Intellectual property


Many healthcare industry participants invest substantial resources in developing innovative products and technologies. We evaluate the role of intellectual property rights in rewarding innovators and spurring innovation. Our professionals have been called upon to evaluate these issues and others in temporary and permanent injunction proceedings as consulting and testifying experts on such economic issues as irreparable harm, adequacy of monetary damages, balance of the burdens, and public interest. We also quantify the impact of alleged infringement in patent, trademark, and copyright cases by evaluating the competitive landscape and calculating but-for damages, price erosion, reasonable royalties, and future damages. In breach-of-contract claims, our clients count on us to exhaustively model but-for market share scenarios and calculate damages.

  • In Purdue Pharma L.P. v. Watson Laboratories, Inc., serving as a testifying expert on commercial success as an objective indicator of patent non-obviousness on behalf of plaintiff Purdue alleging patent infringement in connection with certain generic drug manufacturers’ Paragraph IV Abbreviated New Drug Applications (ANDAs) concerning generic versions of Purdue’s Butrans® transdermal opioid pain medication. Provided expert reports and deposition testimony.
  • In Purdue Pharma L.P. v. Depomed, Inc., served as a testifying expert on commercial success as an objective indicator of patent non-obviousness on behalf of Petitioner Purdue’s Inter Partes Review (IPR) challenge to the validity of certain Depomed patents. Provided declaration and deposition testimony.
  • In Janssen Products, L.P. v. Lupin Limited, served as a testifying expert regarding commercial success as a secondary consideration of patent nonobviousness on behalf of plaintiff Janssen alleging patent infringement in connection with Paragraph IV ANDAs concerning generic versions of Janssen’s PREZISTA® HIV treatment prescription drug. Provided expert report and deposition testimony.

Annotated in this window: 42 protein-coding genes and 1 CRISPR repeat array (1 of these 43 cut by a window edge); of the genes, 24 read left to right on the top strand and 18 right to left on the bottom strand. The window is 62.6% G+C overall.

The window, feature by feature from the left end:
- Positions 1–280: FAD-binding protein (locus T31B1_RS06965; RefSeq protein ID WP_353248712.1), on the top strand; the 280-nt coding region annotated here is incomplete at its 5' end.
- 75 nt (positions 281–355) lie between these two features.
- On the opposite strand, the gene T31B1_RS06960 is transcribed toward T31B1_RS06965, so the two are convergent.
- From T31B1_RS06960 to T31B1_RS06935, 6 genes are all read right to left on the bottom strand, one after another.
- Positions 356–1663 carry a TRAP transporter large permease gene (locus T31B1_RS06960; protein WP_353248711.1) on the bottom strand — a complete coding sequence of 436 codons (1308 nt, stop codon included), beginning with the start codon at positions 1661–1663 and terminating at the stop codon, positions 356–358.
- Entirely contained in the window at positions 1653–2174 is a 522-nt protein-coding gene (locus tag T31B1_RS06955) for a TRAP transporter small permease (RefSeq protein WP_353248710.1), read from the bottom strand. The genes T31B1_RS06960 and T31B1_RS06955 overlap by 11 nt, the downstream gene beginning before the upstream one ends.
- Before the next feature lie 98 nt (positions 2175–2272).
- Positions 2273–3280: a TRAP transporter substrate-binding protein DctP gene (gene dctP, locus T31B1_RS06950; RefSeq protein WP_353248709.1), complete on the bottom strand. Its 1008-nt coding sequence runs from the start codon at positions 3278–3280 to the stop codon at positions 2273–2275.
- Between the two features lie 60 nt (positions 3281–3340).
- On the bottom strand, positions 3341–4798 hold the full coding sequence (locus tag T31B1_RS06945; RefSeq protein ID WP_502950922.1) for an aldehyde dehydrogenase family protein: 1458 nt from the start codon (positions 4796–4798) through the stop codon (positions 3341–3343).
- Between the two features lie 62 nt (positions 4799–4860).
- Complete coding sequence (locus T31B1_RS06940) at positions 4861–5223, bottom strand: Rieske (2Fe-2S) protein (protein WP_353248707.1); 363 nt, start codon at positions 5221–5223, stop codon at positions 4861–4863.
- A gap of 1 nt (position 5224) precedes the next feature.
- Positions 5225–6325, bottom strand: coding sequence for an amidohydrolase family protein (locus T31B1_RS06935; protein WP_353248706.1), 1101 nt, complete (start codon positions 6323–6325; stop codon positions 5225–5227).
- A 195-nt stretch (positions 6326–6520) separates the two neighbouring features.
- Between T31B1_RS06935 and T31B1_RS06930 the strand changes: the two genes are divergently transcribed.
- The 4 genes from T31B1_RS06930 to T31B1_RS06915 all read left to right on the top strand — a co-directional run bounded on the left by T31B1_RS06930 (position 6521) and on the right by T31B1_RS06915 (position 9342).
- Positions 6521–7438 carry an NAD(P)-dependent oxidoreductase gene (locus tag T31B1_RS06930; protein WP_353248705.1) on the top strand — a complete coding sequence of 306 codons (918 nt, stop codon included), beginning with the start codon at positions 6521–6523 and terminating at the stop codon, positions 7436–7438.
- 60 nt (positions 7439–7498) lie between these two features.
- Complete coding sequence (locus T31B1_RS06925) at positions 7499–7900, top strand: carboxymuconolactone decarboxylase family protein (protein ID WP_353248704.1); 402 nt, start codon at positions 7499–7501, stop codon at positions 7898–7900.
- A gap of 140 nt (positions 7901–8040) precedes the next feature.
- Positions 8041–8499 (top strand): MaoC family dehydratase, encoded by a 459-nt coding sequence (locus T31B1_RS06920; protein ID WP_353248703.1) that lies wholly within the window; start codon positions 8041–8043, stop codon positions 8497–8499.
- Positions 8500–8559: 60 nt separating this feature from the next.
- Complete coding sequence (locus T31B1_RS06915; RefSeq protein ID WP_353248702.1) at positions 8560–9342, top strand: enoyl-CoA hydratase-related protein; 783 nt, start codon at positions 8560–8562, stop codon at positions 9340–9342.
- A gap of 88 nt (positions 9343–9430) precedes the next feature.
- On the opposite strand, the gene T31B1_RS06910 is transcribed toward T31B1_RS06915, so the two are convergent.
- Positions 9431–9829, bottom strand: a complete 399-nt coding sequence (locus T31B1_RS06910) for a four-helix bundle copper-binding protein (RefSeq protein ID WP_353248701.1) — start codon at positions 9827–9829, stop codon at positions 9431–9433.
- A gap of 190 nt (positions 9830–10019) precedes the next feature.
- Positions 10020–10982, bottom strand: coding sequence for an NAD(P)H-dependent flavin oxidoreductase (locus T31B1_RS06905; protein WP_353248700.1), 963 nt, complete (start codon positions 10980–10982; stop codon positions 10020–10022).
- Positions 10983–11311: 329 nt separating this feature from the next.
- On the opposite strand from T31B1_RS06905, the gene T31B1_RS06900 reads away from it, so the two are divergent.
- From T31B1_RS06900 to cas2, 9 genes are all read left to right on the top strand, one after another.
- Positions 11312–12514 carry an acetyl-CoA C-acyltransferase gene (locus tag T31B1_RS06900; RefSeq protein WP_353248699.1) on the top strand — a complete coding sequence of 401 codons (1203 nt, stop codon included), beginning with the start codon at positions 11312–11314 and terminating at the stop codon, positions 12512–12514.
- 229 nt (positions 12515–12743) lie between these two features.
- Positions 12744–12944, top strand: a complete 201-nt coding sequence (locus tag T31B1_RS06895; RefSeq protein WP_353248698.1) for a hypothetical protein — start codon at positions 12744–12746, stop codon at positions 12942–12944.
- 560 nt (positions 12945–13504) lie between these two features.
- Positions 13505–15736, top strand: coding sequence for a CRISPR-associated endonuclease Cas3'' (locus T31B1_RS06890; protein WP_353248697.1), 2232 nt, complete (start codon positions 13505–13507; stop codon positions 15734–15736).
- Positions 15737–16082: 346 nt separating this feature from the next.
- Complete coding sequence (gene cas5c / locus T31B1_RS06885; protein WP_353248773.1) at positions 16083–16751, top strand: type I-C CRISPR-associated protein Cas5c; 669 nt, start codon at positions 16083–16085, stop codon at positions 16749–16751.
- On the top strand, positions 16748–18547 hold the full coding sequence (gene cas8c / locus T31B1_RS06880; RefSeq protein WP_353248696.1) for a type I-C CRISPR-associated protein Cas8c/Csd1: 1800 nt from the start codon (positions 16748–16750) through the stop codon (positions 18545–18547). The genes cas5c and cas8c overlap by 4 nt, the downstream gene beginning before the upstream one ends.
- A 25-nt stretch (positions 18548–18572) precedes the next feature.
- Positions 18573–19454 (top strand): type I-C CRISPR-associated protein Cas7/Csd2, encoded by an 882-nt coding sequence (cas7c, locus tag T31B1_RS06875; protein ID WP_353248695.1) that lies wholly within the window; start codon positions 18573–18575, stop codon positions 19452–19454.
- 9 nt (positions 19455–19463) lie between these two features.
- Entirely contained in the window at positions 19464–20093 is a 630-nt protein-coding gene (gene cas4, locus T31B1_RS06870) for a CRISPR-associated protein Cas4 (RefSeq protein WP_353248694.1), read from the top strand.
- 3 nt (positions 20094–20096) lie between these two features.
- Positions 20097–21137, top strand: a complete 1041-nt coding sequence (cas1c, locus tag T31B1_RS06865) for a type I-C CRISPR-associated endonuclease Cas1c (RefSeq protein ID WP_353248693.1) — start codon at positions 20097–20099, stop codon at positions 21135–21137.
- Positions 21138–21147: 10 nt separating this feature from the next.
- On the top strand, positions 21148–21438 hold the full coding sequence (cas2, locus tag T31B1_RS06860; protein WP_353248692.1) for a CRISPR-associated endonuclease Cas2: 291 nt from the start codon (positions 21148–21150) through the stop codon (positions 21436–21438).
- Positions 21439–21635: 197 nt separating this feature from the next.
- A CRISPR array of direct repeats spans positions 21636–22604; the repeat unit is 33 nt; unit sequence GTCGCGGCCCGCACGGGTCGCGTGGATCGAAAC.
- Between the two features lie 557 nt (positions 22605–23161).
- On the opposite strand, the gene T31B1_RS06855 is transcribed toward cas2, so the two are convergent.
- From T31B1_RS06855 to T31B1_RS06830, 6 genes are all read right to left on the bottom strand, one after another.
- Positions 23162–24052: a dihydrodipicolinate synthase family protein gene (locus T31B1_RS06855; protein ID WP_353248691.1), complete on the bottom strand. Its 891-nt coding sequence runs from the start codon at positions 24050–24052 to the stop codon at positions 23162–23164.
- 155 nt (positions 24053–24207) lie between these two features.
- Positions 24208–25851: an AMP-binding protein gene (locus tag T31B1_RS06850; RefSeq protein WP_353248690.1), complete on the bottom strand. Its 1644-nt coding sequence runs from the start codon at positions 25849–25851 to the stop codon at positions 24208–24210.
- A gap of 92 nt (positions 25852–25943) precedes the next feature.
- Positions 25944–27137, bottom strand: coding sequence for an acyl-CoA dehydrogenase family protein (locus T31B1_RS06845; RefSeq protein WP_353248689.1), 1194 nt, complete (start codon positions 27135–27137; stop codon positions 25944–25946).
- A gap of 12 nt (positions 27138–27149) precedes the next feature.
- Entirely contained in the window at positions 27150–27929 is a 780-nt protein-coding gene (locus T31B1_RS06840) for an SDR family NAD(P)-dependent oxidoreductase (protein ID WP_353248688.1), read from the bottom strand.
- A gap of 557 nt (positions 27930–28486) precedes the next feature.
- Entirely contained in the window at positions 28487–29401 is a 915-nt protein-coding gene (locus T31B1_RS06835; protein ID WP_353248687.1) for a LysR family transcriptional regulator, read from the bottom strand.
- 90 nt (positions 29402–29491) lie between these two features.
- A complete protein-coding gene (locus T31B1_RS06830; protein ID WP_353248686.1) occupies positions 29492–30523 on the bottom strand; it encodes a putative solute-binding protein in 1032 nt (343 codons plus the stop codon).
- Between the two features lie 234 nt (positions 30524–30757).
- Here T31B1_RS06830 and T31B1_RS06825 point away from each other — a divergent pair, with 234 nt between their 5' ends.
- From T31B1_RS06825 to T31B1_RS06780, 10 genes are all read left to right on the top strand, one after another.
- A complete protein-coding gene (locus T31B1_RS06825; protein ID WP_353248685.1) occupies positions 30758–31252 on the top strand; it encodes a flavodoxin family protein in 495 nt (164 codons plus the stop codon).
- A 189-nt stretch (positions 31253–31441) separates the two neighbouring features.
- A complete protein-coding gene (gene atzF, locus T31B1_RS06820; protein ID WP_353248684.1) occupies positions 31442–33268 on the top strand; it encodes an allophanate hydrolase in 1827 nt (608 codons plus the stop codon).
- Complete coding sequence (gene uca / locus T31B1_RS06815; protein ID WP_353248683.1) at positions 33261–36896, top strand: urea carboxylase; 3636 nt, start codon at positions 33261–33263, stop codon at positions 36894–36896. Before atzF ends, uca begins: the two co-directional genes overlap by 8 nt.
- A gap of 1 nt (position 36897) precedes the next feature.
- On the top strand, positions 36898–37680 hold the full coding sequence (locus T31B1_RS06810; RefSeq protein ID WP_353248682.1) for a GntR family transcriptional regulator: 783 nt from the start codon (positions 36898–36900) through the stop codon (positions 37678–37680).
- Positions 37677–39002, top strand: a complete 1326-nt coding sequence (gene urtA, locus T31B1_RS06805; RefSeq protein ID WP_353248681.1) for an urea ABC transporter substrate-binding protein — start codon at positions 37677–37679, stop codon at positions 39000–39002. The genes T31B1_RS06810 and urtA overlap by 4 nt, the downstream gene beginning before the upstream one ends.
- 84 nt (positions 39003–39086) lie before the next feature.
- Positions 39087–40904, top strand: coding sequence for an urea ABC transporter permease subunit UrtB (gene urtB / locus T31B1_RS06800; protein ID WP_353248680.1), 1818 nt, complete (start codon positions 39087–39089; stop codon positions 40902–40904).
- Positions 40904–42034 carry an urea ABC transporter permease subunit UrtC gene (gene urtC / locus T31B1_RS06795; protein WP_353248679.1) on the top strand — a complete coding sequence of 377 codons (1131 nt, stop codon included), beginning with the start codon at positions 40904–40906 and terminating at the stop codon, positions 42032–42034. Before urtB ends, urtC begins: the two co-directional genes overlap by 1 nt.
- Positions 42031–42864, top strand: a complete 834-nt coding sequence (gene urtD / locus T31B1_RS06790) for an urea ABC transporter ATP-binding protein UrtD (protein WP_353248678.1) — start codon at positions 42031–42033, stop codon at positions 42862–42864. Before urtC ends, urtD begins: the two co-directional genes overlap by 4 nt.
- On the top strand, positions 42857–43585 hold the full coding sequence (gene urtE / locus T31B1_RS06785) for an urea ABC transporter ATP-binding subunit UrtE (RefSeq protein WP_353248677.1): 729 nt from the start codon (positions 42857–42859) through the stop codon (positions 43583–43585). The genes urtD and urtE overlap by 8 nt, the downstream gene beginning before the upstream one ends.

• In Teva v. Amgen, supported Professor Tomas Philipson of The University of Chicago to evaluate economic issues related to the injunction sought by Amgen to prevent Teva from introducing its infringing drug, Neutroval, in the United States. Submitted an expert report that provided economic opinions concerning the application of the four factors identified in the US Supreme Court’s opinion in eBay v. MercExchange. Analysis addressed the economic incentives created by Medicare’s reimbursement policies and the long-run repercussions of Teva’s anticipated infringing sales. A court-approved settlement enjoined Teva from introducing Neutroval into the US until November 2013—only one month before the patents at issue will expire.
  • Provided written report, deposition, and hearing testimony on behalf of Amgen in Amgen v. F. Hoffman-La Roche to advise the court considering whether to grant a permanent injunction against F. Hoffman-La Roche’s sales and marketing of a product that infringes Amgen’s patents. Testimony focused on the implications of recently introduced Medicare reimbursement policies on competitive dynamics among drug manufacturers and the impact of the potential entry of F. Hoffman-La Roche’s product on Amgen, healthcare providers, Medicare, and third-party payers.
  • Evaluated the net benefits associated with granting patent term restoration for a brand-name pharmaceutical for which the US Patent and Trademark Office did not grant such extension. Our work resulted in a white paper that updated a previous CBO legislative scoring document. The analysis focused on the likely benefits associated with continued marketing and the resulting expanded use of the brand-name drug in terms of improved clinical outcomes relative to existing therapies.